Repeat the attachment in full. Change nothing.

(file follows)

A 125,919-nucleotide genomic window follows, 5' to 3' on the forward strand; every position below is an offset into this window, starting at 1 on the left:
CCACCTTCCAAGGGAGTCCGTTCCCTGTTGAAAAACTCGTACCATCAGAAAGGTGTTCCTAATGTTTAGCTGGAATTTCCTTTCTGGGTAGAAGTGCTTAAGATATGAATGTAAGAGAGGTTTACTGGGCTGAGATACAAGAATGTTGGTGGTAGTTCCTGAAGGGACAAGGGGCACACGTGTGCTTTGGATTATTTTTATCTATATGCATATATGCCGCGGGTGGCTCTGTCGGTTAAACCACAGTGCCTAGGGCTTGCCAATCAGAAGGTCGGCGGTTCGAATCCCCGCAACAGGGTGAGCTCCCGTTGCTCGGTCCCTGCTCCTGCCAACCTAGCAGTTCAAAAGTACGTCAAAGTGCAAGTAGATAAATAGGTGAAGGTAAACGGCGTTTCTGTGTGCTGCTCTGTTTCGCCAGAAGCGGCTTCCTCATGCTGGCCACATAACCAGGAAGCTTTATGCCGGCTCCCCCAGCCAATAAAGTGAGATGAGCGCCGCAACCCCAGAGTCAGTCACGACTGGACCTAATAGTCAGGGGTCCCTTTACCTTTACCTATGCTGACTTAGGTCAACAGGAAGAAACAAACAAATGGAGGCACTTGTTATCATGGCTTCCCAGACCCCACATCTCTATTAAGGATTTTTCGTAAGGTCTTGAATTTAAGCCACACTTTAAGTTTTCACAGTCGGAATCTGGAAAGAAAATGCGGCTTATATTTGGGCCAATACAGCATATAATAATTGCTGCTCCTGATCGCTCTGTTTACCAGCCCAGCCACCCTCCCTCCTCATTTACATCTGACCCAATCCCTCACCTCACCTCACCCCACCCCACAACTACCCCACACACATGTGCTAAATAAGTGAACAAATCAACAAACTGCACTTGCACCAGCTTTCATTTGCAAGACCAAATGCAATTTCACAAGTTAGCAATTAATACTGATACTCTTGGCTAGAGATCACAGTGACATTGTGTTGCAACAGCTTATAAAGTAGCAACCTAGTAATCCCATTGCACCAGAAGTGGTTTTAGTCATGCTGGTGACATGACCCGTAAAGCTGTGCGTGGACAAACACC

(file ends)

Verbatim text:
A 125,919-nucleotide genomic window follows, 5' to 3' on the forward strand; every position below is an offset into this window, starting at 1 on the left:
CCACCTTCCAAGGGAGTCCGTTCCCTGTTGAAAAACTCGTACCATCAGAAAGGTGTTCCTAATGTTTAGCTGGAATTTCCTTTCTGGGTAGAAGTGCTTAAGATATGAATGTAAGAGAGGTTTACTGGGCTGAGATACAAGAATGTTGGTGGTAGTTCCTGAAGGGACAAGGGGCACACGTGTGCTTTGGATTATTTTTATCTATATGCATATATGCCGCGGGTGGCTCTGTCGGTTAAACCACAGTGCCTAGGGCTTGCCAATCAGAAGGTCGGCGGTTCGAATCCCCGCAACAGGGTGAGCTCCCGTTGCTCGGTCCCTGCTCCTGCCAACCTAGCAGTTCAAAAGTACGTCAAAGTGCAAGTAGATAAATAGGTGAAGGTAAACGGCGTTTCTGTGTGCTGCTCTGTTTCGCCAGAAGCGGCTTCCTCATGCTGGCCACATAACCAGGAAGCTTTATGCCGGCTCCCCCAGCCAATAAAGTGAGATGAGCGCCGCAACCCCAGAGTCAGTCACGACTGGACCTAATAGTCAGGGGTCCCTTTACCTTTACCTATGCTGACTTAGGTCAACAGGAAGAAACAAACAAATGGAGGCACTTGTTATCATGGCTTCCCAGACCCCACATCTCTATTAAGGATTTTTCGTAAGGTCTTGAATTTAAGCCACACTTTAAGTTTTCACAGTCGGAATCTGGAAAGAAAATGCGGCTTATATTTGGGCCAATACAGCATATAATAATTGCTGCTCCTGATCGCTCTGTTTACCAGCCCAGCCACCCTCCCTCCTCATTTACATCTGACCCAATCCCTCACCTCACCTCACCCCACCCCACAACTACCCCACACACATGTGCTAAATAAGTGAACAAATCAACAAACTGCACTTGCACCAGCTTTCATTTGCAAGACCAAATGCAATTTCACAAGTTAGCAATTAATACTGATACTCTTGGCTAGAGATCACAGTGACATTGTGTTGCAACAGCTTATAAAGTAGCAACCTAGTAATCCCATTGCACCAGAAGTGGTTTTAGTCATGCTGGTGACATGACCCGTAAAGCTGTGCGTGGACAAACACC